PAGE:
•  Sew parallel lines next to your first line of shirring, using the edge of your presser foot as a guide. I switched the needle to the far left position.
        The first line will not bunch up much but as you sew more lines the fabric will start to gather up nicely. Make sure your fabric does not double up and keep guiding it flat under the presser foot, you will need two hands to pull the fabric flat as it starts gathering up more.

        Little mistakes will not matter much they will hardly be noticeable once your dress is done, so do not worry much over a wobbly seam, it will be fine :) If you run out of elastic thread, just back stitch over the bit where you left off and carry on sewing.

        How many rows of shirring you need depends on your bust size, I needed 15 rows. Try the dress on a few times to determine from which point you like your dress to flare out, it will be a good few inches above your natural waist line.

        At this point you might be a little worried because especially the top hem will look rather untidy.  A good press will take care of this in no time!


        •  Give the right side of the fabric a good steam press, this will fully allow the fabric to succumb to your shirring and pull everything nice and tightly together. 

        Step 5 -Straps

        Strap length, style and width is very much a personal preference. You could easily wear this dress strapless but it also looks great with halterneck style straps or regular shoulder straps.
        • Try your dress on with your favourite bra underneath (if that is how you will be wearing yours of course!) now measure how wide the straps need to be to cover up your bra straps. Measure, or better still get someone else to measure, how long the straps should be and place pins where the straps should be sewn to your dress.
        I am opting for 1" wide straps. I cut 4" x the length of my straps.  Fold and press the strap in half, then press towards the center to enclose the raw edges, fold in half and press again. 
        Top stitch close to the edge on both sides.

        • If like me you do not have a helper, make straps longer than you will need and pin them to the back of your dress. Put the dress on and pull the straps towards the front. Check if you pinned the back straps correctly, if not adjust. Once the back of the straps are pinned in place properly it is easy to pin the straps in place on the front. 
        • Sew the straps on securely and neaten raw edges.

        Your dress is now done!

        I hope you enjoyed this tutorial, as always if you make something with one of my tutorials please add photo's to the group pool I love seeing what you come up with!

        Congrats if you made it all to here, you are in for a treat! How about a give away with a chance to win some lovely Ruby Star Spring to make your own shirred sundress? Head on over here for a give away and a special offer from MondaysMilk to my readers :)

        x Leila

        The fabric used in this tutorial was sponsored by MondaysMilk


        1. Just with we had the weather to match the sweet dress!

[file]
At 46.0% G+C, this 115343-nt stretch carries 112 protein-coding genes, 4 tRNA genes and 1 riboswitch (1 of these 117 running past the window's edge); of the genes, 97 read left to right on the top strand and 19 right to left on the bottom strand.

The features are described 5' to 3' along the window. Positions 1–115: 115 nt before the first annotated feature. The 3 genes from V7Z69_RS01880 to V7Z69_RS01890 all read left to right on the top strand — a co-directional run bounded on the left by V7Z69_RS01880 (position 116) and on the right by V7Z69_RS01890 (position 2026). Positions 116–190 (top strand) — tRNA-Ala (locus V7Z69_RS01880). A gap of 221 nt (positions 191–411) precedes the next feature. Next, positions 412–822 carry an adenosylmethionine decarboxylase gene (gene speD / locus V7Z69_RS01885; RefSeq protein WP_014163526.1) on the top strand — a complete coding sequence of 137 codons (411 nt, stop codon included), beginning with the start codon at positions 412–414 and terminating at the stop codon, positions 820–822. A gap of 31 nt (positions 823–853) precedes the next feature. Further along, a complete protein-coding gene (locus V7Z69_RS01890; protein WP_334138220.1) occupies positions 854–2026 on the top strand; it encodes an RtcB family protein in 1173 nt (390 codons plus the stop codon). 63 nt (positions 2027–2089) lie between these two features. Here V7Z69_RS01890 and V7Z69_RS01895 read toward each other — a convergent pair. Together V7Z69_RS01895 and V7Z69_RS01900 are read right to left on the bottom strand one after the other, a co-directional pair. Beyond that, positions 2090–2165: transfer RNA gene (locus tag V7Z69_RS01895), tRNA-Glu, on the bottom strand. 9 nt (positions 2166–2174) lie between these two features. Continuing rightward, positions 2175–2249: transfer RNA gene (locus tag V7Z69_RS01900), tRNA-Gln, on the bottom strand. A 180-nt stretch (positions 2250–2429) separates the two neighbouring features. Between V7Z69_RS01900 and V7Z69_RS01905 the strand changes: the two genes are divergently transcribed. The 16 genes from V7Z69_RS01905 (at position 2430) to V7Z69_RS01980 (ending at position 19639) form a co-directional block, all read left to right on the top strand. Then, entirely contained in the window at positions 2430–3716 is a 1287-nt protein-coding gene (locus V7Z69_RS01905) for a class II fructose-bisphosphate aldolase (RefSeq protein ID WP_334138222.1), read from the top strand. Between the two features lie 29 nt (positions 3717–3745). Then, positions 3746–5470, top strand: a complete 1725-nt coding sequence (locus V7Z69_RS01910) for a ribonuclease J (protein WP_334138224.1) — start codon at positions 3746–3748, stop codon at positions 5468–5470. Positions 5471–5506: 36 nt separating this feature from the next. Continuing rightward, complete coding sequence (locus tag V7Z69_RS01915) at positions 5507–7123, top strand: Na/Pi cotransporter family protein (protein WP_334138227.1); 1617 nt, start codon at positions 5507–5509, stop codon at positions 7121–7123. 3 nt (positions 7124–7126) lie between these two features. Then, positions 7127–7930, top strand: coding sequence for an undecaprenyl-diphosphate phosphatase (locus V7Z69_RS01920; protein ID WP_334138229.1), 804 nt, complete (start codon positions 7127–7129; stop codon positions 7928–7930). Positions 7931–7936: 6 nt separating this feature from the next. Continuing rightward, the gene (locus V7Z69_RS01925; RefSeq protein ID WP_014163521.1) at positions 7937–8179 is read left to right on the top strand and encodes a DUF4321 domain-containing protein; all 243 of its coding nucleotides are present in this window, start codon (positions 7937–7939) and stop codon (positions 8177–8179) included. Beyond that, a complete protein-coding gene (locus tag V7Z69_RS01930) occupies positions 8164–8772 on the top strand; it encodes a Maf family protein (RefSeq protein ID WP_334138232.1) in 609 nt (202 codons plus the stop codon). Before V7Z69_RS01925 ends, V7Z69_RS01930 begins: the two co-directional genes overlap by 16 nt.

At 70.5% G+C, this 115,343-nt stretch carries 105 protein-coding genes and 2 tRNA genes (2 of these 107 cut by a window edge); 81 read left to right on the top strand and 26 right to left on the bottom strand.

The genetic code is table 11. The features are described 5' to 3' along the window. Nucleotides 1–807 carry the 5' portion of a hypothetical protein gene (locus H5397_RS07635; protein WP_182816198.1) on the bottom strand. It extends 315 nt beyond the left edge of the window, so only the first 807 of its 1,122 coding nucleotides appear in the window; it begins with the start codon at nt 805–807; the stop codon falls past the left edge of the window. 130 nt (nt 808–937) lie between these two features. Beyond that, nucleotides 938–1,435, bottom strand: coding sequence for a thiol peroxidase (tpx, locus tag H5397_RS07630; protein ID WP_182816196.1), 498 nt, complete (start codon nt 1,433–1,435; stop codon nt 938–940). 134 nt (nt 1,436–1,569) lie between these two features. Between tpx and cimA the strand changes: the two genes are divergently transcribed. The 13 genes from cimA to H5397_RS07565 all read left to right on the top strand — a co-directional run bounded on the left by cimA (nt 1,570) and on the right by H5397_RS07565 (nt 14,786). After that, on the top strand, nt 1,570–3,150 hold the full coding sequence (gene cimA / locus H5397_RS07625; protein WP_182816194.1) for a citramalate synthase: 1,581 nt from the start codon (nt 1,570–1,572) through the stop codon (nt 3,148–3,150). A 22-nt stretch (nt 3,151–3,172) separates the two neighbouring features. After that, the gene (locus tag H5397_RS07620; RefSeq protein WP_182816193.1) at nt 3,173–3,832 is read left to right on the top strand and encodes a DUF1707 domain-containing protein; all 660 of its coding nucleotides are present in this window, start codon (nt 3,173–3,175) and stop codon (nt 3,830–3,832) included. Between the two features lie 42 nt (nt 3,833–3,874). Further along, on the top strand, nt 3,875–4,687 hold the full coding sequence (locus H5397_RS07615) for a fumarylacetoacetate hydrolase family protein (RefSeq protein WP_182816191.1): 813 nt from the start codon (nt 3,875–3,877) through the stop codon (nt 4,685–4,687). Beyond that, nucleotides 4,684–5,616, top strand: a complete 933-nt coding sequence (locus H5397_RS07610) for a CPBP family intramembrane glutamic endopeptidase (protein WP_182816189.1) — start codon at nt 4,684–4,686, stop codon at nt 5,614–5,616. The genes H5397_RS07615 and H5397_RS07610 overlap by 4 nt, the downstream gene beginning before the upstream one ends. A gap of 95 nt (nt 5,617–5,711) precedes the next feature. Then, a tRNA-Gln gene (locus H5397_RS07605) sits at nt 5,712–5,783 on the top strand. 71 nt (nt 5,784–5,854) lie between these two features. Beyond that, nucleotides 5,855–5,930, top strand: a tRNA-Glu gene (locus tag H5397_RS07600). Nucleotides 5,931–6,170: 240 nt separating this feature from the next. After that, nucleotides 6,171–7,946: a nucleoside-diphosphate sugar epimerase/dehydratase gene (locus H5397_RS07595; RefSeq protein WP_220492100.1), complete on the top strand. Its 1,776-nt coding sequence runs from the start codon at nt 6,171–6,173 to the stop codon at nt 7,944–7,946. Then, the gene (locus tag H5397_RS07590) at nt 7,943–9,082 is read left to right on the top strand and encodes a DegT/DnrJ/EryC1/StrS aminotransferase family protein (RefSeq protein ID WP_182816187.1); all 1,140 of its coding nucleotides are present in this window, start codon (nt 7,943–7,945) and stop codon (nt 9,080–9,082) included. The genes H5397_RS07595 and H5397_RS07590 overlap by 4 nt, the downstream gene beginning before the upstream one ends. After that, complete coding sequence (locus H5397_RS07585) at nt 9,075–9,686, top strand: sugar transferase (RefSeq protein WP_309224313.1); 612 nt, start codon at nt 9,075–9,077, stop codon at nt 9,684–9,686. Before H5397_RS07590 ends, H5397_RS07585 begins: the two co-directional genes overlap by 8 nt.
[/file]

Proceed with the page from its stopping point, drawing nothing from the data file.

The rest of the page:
2. Great tutorial! Your dress looks fabulous!

        3. Great tutorial and dress. I've made two shirred skirts in the past but they just didn't suit me when on. They made me look like a dwarf with a very large bottom. Needless to say I've never worn them lol

        4. fantastic tutorial and what a lovely dress!

        5. What a great tute, and dress!! It looks fab on you. I think I'll make one for my daughter. I am looking forward to some fabric 'succumbing to my shirring' (loved that line!). I bought a few spools of elastic thread after reading a shirred top tute two years ago and it is, of course, still curing in my sewing case.

        6. Great tutorial! That dress looks fabulous on you !

        7. This looks great! I tried one last summer, but my old machine totally screwed up the shirring, and so I have a half shirred dress that I haven't been able to bring myself to unshir and try again yet...

        8. Wow that is such a simple way to make a dress....I think I have some elastic left over actually...I may have to try it out one day =D

        9. Ok, you talked me into it. I've been afraid to try garment sewing but I SO love this dress and your tutorial seems amazing! I'm totally going to do it!

        10. Gorgeous! I made one using the Heather Ross pattern a few years ago, just need the warm weather to make it worth wearing!

        11. Wonderful dress! Wonderful tutorial! I plan to make this before the summer is out!i

        12. Thank you very much for this great tutorial.
          I will absolutely make myself such a lovely dress. As we have just moved from Germany to Brazil, I could really need it! ;)

        13. Thanks for the clear and simple tutorial. I can't manage to get photo's to upload to flicr, but despite my luddite tendencies I have managed to blog about the dress I made with your help.

        14. Thank you for this wonderful tutorial! <3

        15. I think I love the material as much as the pattern!! Beautiful!!

        16. Brilliant tutorial, thanks so much! I'm itching to have a go at shirring and I love your comments about little mistakes not mattering - a real confidence booster!


        Your comments make my day :-)